• Once the steamer is ready, place the muthiyas (log shaped) and allow it to steam for atleast 15 minutes.
  • Once steamed, Switch off the flame and allow it to cool completely before slicing them and adding the tempering.
  • Once the muthiya logs have cooled and sliced, prepare the tempering by heating the oil, adding the sesame, cumin seeds and mustard seeds along with whole red chillies.
  • Now pour the tempering over the muthias, add the finely chopped coriander leaves and give it a good mix.

 

Recipe Notes –

  • The Original recipe stated only ¾ cup Jowar flour but have increased the proportion of the same according to health benefits.
  • I have also increased the quantity of ginger, garlic, green chilli paste according to our taste and preferences.
  • I have added extra radish to reduce the quantity of water required for kneading. Also, did not squeeze the radish water after grating to retain nutrients.
  • I have used sesame oil for the tempering.

 

Vidya Narayan

39 thoughts on “Radish Muthia / Mooli nu Muthia

Add yours

  1. If i have to look for healthy recipes your blog is my go to place. I know i keep saying this but never end up actually trying anything which i am regretting. This muthiya us really tempting. Wish I could grab some😚

    Liked by 1 person

    1. Ha ha .. when one is constantly trying to lose weight and stay in shape, cooking healthy becomes a top priority, hence blogging such recipes. Do try these muthias, they are super tasty and kids wont even notice the radish smell which is usually a put off. Thanks Avin!

      Like

  2. Need to make my family eat more radish…your healthy muthias sound like a great place to make a beginning! Awesome, healthy share dear 🙂

    Liked by 1 person

  3. VIdya your posts are just mind blowing, each post reminds me of someone very close , the way you present your post and write it, and the recipes you choose to share just made me your fan.These Muthias are my favorite . Loved the healthy version.Thanks for sharing dear.

    Liked by 1 person

    1. Thank you Suji, it is not very difficult to take a conscious decision to minimize dishes on the blog that use up a lot of oil or are deep fried. I guess going forward, all of us need to focus on health. Glad you appreciate it.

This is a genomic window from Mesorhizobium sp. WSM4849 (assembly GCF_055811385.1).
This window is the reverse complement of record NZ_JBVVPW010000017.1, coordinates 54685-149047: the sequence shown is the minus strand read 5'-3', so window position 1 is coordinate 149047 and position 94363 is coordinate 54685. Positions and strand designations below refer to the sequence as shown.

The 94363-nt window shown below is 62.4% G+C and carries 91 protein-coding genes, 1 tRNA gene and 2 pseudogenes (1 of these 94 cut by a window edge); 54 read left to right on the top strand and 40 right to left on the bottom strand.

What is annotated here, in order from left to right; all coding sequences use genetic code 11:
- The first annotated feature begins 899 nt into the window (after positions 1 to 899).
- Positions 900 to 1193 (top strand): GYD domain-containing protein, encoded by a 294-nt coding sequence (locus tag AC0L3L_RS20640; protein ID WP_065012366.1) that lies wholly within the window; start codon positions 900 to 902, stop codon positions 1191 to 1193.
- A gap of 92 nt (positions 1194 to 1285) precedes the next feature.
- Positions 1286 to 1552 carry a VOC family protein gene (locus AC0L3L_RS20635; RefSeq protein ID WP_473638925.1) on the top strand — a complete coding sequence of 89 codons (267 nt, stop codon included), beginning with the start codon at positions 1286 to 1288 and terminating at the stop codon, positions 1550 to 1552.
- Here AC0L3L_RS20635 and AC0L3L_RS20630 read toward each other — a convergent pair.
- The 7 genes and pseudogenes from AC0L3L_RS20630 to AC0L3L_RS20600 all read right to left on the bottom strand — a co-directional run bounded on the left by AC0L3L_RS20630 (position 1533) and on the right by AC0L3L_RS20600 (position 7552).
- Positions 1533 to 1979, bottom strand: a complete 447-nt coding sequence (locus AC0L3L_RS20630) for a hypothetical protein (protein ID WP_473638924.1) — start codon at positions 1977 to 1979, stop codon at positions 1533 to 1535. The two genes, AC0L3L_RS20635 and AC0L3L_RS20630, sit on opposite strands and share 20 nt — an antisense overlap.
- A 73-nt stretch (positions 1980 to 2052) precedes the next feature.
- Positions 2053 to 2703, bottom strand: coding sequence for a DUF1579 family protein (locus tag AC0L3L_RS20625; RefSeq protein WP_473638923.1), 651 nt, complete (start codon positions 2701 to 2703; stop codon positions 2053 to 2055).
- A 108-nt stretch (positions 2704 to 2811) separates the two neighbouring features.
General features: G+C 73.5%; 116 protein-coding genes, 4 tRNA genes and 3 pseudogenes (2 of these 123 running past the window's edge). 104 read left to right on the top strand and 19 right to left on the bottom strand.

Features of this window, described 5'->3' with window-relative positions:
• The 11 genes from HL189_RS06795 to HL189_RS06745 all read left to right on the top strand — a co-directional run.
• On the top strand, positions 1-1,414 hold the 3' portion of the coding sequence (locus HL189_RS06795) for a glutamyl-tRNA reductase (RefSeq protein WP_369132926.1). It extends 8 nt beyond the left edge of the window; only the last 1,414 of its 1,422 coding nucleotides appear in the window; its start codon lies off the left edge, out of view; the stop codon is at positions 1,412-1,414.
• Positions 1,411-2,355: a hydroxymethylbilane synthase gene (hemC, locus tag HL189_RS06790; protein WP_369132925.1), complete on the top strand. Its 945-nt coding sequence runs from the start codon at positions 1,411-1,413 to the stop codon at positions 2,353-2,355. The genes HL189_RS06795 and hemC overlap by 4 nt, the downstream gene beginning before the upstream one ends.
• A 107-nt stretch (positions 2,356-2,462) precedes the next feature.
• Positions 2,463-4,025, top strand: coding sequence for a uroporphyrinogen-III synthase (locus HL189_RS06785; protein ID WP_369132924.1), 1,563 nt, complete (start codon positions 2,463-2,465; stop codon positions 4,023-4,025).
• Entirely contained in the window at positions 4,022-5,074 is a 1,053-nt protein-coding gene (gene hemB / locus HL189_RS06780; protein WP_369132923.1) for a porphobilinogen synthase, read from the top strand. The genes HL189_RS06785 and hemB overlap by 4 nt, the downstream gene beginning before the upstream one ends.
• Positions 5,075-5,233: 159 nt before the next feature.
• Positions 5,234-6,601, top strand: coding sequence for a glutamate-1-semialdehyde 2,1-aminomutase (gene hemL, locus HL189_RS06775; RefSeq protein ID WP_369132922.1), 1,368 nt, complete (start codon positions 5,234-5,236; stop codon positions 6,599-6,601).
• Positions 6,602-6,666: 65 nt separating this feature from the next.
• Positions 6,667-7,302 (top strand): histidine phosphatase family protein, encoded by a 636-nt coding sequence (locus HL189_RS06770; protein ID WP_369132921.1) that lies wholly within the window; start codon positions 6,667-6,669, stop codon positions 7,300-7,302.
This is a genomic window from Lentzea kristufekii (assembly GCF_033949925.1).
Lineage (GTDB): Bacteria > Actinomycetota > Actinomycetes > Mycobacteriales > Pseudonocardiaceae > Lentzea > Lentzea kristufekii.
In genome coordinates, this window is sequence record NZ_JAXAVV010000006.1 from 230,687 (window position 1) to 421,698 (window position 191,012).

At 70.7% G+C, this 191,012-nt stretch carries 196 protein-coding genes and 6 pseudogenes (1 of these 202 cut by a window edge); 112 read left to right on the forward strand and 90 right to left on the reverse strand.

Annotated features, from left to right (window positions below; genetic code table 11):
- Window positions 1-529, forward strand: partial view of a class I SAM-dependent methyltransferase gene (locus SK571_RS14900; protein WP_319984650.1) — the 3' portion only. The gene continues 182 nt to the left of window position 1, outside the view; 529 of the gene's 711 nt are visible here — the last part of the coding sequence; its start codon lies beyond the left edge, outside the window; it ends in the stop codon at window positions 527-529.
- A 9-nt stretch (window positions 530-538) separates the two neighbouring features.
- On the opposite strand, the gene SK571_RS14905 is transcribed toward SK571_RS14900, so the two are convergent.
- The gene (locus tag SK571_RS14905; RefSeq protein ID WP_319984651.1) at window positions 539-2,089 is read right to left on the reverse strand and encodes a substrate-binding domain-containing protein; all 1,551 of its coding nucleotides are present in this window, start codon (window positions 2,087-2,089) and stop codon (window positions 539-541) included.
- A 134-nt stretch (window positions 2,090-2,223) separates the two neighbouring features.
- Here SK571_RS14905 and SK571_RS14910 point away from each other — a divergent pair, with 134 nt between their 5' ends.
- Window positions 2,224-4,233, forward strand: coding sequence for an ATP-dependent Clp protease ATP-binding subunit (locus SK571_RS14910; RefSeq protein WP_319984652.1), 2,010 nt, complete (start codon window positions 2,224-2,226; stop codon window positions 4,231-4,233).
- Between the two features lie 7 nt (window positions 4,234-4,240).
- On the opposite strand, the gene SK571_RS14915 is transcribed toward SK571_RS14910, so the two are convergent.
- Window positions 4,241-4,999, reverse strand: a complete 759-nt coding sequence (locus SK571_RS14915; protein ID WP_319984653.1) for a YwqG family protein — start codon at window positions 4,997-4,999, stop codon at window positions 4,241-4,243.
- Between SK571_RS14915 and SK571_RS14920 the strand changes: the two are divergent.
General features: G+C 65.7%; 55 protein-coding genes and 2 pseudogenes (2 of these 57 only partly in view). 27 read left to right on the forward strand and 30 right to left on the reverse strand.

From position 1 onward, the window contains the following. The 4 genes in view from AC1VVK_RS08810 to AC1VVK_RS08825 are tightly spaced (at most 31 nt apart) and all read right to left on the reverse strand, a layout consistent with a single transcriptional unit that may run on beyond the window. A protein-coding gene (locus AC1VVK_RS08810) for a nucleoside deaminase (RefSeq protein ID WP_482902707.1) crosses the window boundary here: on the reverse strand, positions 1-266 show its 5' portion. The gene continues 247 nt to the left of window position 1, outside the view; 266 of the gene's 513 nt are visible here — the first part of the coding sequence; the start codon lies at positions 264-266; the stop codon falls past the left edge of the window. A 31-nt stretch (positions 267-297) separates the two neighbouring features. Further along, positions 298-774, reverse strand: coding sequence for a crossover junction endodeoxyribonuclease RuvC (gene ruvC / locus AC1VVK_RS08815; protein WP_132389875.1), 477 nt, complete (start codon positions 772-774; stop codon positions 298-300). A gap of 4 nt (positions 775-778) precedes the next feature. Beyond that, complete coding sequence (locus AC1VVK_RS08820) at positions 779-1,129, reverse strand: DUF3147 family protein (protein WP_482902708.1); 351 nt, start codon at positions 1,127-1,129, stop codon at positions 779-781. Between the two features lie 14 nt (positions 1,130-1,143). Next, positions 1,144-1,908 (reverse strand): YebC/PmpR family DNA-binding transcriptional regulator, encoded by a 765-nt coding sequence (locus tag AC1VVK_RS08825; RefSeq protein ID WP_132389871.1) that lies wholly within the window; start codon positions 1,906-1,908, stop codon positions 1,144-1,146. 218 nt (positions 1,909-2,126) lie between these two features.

Like

  4. Same pinch Vidya. I too used restrict fried food. But now a days I prepare one fried snack for my kids as my friend convinced me that kids body needs it.
    Now coming to this recipe, mugthiya and radish! Rare combination. I am waiting to make it. Let’s see. Lovely colourful healthy food.

    Liked by 1 person

  5. Completely agree with you on fried food! We also restrict it to special occasions. I’m very inspired by your steamed snacks recipe. I really need to incorporate this healthy method of cooking more into my kitchen routine so that I can enjoy an occasional plate of pakoras with a lighter conscience. 😉 The bhajiyas look delicious and sound very doable! I love mooli ki chutney, mooli palak and mooli stuffed in parathas, I’m sure I’ll love these bhajiyas too. 😊

    Liked by 1 person

    1. Muthia is steamed and just tossed in oil so either there are huge fans like you and me or some really dont like it at all.. We will focus on ourselves here and enjoy some, shall we? ha ha.. thank you dear and a compliment from Gujju means a lot .

      Like

  6. wow thats amazing. muthia with radish. I made with bottle gourd and cabbage but never thought about with radish. Came out so perfect. After mixing how was it? while making lauki muthia lauki left so much water that my mixture was very wet. I kept on adding flour. I am bookmarking it I am loving this recipe.

    Liked by 1 person

    1. Radish tends to leave a lot more water than Lauki so the trick is to not add any water for binding the dough. Just use the moisture from radish (if you read the recipe notes, I have mentioned this). Another way is to squeeze the excess water from a muslin cloth which I dont recommend due to loss of nutrients. In fact with a gluten free flour like jowar also, the muthias stayed in shape and were delicious so I bet it would be manageable for you as well dear. Do try again! Thanks much.

      Like

  7. I have never made steamed muthia but seeing them everywhere on the blogosphere I guess I should try making some. Mooli is my fav in paratha and I am sure will taste nice in muthias too.

    Liked by 1 person